Alternative treatments give addicts a chance

Maintenance programs for cocaine and heroin users isn’t so different than giving meth to hyper-active children

Source: Vancouver Sun
Editorial Page, Wednesday, January 24, 2007
Vancouver Mayor Sam Sullivan’s plan to set up an alternative drug-treatment plan for 700 cocaine and crystal methamphetamine addicts might never come to fruition, but it’s something that should be seriously considered.
The plan might not see the light of day because the federal government has made it clear that it opposes any treatment or harm reduction programs that involve providing addicts with drugs. Last year, for example, the Conservatives refused to extend the life of the supervised injection site for another 31/2 years, despite the recommendations of scientists and Health Canada bureaucrats.

The science therefore might not sway the government to accede to Sullivan’s request that the program be exempt from Canada’s drug laws, but it should. Although the science is limited — and that is another reason to conduct a large-scale trial in Vancouver — the evidence we do have suggests that stimulant maintenance can have a positive effect on the lives of at least some addicts.
Trials have already been conducted in a number of jurisdictions, including Great Britain, which has been providing stimulants to addicts since 1988, Australia, South America, and surprisingly, the United States, and even more surprisingly, Texas. This means that, unlike the supervised injection facility, a maintenance program in Vancouver would not be the first of its kind in North America.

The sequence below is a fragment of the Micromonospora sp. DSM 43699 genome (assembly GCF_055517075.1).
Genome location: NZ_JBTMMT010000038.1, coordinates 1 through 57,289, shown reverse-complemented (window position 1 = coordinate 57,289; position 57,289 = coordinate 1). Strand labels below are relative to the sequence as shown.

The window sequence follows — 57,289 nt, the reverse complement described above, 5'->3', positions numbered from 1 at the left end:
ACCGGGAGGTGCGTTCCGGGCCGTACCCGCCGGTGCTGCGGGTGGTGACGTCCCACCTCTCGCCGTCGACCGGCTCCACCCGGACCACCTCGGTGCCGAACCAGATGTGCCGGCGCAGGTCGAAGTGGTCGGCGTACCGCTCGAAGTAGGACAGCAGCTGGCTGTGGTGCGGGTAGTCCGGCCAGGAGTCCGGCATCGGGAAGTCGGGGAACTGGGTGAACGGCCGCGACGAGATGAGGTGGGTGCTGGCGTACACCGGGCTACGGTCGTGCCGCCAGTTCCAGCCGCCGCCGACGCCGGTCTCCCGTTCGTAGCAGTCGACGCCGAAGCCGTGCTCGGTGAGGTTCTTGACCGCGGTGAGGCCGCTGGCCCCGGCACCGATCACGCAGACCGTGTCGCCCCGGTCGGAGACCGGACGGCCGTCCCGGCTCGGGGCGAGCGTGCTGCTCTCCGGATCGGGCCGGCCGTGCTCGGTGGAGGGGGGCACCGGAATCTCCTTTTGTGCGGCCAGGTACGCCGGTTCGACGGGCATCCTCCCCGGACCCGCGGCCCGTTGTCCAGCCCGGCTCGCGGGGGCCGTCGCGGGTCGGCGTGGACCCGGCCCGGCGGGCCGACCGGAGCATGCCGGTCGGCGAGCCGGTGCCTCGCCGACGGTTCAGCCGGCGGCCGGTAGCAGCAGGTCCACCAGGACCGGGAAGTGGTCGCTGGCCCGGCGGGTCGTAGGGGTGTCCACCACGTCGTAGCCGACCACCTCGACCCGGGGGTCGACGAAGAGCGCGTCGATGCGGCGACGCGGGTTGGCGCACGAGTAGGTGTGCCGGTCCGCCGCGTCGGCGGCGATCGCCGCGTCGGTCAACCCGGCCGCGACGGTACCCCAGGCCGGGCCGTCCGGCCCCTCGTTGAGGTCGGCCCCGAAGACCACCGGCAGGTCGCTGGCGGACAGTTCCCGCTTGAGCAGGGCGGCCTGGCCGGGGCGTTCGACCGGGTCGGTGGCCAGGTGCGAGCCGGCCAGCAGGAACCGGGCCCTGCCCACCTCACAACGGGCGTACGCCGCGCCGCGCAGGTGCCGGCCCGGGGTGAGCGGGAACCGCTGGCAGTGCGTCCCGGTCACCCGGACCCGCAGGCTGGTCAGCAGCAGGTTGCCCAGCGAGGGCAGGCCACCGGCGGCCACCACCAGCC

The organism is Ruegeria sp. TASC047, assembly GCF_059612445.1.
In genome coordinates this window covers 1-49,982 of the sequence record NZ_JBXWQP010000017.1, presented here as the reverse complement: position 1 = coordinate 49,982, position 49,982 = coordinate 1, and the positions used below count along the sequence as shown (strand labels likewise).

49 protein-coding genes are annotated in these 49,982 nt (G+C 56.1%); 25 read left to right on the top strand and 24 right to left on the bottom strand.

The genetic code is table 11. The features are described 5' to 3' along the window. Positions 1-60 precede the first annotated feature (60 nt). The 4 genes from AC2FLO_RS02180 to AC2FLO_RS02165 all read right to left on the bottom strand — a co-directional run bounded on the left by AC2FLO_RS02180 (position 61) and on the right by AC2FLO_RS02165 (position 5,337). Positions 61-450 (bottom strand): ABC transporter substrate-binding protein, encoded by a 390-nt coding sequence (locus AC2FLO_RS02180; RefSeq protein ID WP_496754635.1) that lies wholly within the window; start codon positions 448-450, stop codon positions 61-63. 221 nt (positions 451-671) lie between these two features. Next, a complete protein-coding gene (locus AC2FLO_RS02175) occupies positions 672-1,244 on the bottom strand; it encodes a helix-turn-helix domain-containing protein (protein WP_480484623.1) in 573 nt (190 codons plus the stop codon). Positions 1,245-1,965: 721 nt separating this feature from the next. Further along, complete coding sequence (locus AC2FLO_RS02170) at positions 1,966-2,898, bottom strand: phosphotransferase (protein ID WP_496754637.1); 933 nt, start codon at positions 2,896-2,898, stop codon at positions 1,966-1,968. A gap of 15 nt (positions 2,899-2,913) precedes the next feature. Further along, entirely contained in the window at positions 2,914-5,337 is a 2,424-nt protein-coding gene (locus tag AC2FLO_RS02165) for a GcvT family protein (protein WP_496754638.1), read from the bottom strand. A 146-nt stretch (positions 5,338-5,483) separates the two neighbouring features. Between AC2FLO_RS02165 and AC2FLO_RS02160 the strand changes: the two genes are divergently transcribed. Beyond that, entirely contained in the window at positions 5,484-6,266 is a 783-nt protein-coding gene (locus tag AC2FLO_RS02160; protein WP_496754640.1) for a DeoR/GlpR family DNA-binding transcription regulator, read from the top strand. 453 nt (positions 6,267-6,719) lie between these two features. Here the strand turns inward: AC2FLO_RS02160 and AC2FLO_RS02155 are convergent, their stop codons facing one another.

In fact, University of Texas psychiatry professor John Grabowski, who has conducted maintenance trials involving the provision of methamphetamine and dextroamphetamine, has said that interest in such programs has been growing across the United States on the strength of the results he has seen.
Grabowski has found that heavy stimulant users reduce their consumption while on maintenance, and also report fewer signs of depression and behavioural disturbances. This improved biological and behavioural stability has allowed addicts to get on with their lives and focus on such things as behaviour-control counselling: A 2001 trial in Sydney, Australia, found that dextroamphetamine therapy increased the likelihood of addicts remaining in counselling.
Further, since many stimulant addicts currently inject their drugs — and do so many times a day, unlike heroin users who inject once or twice daily — they are at greatly heightened risk of contracting blood-borne diseases such as HIV and hepatitis C, and of suffering from skin problems.
But as Simon Fraser University’s Bruce Alexander and Jonathan Tsou noted in a 2001 paper in Addiction Research and Theory, maintenance programs could help addicts replace injections with oral medication and avoid all the risks associated with injection drug use.
Stimulant maintenance, therefore, shows considerable promise and it’s worth conducting a trial in Vancouver to see if the results from other studies are replicated.
The one thing standing in the way, it seems, is an ideology that says we must never provide drugs like heroin or methamphetamines to people. Yet we’re already providing heroin to heroin addicts through the North American Opiate Medication Initiative, and preliminary results from those trials appear positive. We’ve also provided, for many years, methamphetamines to children with attention deficit hyperactivity disorder.
We ought, then, to have no ideological objection to providing methamphetamines or similar drugs to cocaine and meth addicts. With these ideological concerns swept aside, we should welcome a stimulant maintenance trial in Vancouver to see if it can improve the quality of life for users, and by extension, for us all.